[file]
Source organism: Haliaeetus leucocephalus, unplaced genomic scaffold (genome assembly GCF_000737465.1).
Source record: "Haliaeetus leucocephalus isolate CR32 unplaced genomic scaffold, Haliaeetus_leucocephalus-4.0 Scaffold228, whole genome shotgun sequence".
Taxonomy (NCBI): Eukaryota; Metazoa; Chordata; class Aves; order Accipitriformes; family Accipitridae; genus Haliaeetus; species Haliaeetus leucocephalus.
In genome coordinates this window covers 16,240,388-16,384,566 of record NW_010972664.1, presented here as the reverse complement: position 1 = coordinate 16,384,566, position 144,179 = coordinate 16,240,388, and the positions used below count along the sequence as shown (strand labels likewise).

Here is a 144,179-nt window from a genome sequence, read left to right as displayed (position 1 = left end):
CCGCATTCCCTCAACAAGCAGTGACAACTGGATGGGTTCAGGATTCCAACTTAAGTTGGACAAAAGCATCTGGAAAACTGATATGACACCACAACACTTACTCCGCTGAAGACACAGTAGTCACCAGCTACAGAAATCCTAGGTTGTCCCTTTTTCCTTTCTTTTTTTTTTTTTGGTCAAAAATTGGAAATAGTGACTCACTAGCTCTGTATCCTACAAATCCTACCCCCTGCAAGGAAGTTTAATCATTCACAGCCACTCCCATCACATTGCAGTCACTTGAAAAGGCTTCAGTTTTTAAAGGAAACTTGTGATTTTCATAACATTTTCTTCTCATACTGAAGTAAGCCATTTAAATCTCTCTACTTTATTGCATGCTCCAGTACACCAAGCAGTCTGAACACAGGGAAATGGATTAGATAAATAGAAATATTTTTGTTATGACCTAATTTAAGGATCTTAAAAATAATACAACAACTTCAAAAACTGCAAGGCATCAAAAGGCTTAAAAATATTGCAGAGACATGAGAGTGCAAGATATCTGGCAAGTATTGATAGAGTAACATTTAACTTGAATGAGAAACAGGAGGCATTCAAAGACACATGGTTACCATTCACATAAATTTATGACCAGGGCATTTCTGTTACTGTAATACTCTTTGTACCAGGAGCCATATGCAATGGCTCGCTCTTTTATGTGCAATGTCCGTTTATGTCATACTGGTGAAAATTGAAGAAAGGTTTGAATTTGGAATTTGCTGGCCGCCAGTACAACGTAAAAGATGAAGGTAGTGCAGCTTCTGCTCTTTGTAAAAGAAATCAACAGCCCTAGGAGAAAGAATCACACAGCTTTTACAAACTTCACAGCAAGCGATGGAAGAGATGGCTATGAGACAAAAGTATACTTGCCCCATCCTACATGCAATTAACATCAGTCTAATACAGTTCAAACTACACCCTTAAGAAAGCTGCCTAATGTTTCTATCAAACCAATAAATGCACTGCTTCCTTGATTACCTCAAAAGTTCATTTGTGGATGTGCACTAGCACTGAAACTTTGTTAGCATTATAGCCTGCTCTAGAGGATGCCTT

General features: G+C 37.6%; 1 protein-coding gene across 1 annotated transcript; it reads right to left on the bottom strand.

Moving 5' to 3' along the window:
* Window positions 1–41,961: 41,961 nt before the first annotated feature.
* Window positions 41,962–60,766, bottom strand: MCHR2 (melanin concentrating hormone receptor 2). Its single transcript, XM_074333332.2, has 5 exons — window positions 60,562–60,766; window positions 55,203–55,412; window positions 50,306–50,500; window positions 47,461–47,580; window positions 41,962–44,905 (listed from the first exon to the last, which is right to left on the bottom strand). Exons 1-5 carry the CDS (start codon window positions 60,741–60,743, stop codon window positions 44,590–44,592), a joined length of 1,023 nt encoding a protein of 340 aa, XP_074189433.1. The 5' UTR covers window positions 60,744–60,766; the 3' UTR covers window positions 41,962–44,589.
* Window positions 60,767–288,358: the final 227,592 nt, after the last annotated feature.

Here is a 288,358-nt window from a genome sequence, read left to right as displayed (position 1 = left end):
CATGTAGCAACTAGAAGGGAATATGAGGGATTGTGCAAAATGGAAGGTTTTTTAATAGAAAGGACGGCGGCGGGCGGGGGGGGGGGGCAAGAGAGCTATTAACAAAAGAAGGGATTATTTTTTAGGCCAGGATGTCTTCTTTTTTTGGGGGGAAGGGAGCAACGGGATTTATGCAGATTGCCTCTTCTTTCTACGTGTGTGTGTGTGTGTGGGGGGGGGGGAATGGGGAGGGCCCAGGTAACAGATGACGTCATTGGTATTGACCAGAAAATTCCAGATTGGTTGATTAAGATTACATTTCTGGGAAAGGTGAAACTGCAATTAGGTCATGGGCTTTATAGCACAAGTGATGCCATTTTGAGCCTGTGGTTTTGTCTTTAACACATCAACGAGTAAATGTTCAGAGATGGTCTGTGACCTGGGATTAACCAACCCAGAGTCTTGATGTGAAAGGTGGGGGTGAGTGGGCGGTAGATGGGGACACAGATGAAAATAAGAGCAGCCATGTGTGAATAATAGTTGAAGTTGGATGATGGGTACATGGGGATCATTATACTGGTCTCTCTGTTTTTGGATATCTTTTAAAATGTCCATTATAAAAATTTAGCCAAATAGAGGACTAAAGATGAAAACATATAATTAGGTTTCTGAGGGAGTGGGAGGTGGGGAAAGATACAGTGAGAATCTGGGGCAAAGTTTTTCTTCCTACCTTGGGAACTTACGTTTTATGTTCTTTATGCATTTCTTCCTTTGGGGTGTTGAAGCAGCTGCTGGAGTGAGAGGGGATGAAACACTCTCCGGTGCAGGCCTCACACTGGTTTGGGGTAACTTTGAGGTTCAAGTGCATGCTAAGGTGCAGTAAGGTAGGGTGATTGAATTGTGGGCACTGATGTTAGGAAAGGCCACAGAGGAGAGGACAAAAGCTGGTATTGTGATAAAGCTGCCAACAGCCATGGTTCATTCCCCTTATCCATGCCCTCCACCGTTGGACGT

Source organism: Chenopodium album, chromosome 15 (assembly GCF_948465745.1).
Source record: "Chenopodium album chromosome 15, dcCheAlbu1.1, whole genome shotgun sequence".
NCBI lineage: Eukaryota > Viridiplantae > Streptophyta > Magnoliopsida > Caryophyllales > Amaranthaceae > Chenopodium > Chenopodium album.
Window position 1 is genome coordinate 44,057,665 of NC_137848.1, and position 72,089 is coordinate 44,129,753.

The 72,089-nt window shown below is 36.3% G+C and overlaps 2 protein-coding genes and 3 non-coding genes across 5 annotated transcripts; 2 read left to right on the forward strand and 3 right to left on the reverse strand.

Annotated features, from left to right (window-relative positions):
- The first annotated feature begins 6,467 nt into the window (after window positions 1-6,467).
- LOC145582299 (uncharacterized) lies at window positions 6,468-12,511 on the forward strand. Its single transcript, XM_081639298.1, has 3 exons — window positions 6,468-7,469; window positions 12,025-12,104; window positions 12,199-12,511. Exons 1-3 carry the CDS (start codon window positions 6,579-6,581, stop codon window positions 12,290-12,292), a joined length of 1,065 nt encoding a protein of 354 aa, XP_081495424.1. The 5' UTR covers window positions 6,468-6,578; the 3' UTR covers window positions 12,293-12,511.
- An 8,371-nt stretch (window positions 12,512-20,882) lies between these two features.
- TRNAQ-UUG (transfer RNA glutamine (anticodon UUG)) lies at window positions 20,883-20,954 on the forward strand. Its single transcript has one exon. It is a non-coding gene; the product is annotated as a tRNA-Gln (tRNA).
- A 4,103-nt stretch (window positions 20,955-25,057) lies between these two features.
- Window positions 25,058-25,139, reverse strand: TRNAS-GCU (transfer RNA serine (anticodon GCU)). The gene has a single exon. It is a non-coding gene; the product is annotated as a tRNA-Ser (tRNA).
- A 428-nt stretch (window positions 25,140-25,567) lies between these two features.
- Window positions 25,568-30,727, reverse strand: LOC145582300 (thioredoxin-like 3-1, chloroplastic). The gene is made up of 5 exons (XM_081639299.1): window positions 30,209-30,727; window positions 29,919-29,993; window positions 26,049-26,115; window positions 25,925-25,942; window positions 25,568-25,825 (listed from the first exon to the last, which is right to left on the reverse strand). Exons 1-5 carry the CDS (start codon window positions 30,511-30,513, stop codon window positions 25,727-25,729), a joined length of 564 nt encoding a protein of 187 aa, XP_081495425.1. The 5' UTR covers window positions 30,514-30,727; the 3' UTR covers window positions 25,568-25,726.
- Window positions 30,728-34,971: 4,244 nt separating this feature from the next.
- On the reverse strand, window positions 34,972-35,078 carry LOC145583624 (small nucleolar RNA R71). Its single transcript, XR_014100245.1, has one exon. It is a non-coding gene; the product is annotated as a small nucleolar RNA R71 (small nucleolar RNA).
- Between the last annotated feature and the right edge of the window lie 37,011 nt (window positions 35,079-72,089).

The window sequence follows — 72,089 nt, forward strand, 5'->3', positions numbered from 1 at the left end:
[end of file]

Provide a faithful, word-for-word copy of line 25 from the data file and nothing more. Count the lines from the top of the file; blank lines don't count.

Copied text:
- Window positions 25,058-25,139, reverse strand: TRNAS-GCU (transfer RNA serine (anticodon GCU)). The gene has a single exon. It is a non-coding gene; the product is annotated as a tRNA-Ser (tRNA).